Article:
Here are three things you can do today to protect your employees…
By Dr. Michael Payne, UC Davis, School of Veterinary Medicine; Director, CDQAP


A particularly concerning crime trend for producers is the apparent increasing frequency of armed robbery of dairy employees, typically at night. There was the deeply disturbing April 2020 robberies of two Gustine area dairies that left one employee dead and another in intensive care. In October of 2021, there were a rash of thefts from Hilmar area dairies that included vehicle break-ins and theft, and at least one incident of robbery where a dairy employee was lured out to the road to assist with a stalled car and subsequently robbed. In March of this year there was a spree of armed robberies on five Pixley area dairies, where thirteen victims were robbed of personal items like
wallets, phones, and jewelry, and a vehicle was carjacked.

Producers understandably want to know what actions they can take to protect their employees. CDQAP put that question to a cadre of law enforcement experts from various law enforcement agencies. This included sheriff ‘s offices, the Central California Intelligence Center (CCIC, one of several state intelligence “Fusion Centers”), and the Department of Homeland Security’s Cybersecurity and Infrastructure Security Agency (CISA).

There are so many crime mitigation steps that can be taken, it can be overwhelming to know where to begin. When asked about low-hanging-fruit however, law enforcement experts recommend starting with these actions:

Educate Your Employees
Unanimously all experts agreed that the most important action is to discuss security with employees. Training can occur independently or as part of regularly scheduled OSHA workplace training. Employees should be empowered to approach strangers on the dairy and report suspicious people or vehicles to the farm manager. Discussion should also address what employees should do during an actual robbery. Employees should comply with robbers’ instructions at all times and afterwards immediately call 911. Reassure employees that their immigration status won’t be effected by assisting the sheriff ‘s department.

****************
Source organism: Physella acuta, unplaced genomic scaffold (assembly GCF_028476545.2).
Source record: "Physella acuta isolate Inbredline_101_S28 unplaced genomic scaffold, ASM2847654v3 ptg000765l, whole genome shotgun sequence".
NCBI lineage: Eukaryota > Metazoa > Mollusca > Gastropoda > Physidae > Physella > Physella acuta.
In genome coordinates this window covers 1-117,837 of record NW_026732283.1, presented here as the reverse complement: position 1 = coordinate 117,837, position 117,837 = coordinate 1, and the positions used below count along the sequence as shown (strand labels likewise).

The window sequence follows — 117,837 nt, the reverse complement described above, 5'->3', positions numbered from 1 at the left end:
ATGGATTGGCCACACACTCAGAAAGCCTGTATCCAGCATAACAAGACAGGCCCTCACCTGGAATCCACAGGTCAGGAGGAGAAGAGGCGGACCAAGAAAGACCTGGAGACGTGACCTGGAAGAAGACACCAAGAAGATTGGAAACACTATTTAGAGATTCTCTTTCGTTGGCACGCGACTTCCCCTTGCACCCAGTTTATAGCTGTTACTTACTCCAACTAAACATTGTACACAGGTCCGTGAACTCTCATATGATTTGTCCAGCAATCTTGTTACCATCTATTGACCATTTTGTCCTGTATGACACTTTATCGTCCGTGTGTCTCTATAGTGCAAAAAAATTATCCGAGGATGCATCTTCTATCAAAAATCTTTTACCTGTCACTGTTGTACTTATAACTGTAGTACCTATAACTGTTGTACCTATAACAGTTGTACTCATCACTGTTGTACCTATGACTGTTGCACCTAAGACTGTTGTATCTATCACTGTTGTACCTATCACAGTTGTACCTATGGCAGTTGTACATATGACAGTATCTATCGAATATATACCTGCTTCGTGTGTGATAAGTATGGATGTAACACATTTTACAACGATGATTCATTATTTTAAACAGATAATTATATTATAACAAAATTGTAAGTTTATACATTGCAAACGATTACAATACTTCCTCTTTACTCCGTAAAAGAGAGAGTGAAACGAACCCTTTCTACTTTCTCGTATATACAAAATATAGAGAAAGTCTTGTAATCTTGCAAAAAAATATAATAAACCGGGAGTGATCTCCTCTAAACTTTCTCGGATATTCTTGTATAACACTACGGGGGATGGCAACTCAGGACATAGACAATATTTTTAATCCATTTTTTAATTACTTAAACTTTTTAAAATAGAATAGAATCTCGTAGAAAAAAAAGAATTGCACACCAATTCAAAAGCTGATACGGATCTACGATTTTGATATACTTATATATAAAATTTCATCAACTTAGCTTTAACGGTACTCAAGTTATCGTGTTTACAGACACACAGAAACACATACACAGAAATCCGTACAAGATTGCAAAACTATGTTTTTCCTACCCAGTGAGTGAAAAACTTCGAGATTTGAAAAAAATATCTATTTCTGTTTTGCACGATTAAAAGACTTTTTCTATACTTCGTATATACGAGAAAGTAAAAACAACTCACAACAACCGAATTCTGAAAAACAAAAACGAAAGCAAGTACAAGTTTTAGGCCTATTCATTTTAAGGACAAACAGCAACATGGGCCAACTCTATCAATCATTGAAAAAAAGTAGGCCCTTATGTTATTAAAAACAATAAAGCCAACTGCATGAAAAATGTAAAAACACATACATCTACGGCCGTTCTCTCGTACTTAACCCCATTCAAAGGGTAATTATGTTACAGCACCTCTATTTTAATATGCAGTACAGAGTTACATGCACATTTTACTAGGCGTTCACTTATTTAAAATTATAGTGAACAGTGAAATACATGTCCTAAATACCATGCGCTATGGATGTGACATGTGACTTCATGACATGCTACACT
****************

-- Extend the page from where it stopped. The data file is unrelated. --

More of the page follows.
Engage With Local Law Enforcement
Most rural Sheriff ’s departments in California have ag crime divisions that are part of California’s Rural Crime Prevention Task Force (CRCPTF). Typically, local sheriff ‘s task force members help organize and train local Farm Watch groups. These partnerships help coordinate information exchange, actions and training in both directions. Producers are taught how to identify suspicious persons or circumstances, document and report incidents, and identify equipment. You can locate existing Farm Watch groups here, or start your own. Alternatively, producers can simply give their county Sheriff ’s office a call and ask how to get involved and receive local crime bulletins.

Always Report Crime
Reporting rural crime, whether it’s on your property or nearby, protects your neighbors by helping sheriff ’s departments to identify crime
patterns and active criminal groups. It also allows local law enforcement offices to share emerging problems with interested community groups like Farm Watch, dairy trade organizations, and security groups on social media, like Facebook.

Depending on what the primary local crime problems are (metal theft, fuel theft, solar panel theft, illegal dumping, etc.), there are specific measures producers can take. In addition, on June 8, in collaboration with Zenith Insurance Company, CDQAP will offer a webinar with a panel of law enforcement experts that will deal specifically with dairy security. Watch this and other industry newsletters for more
information about the upcoming webinar.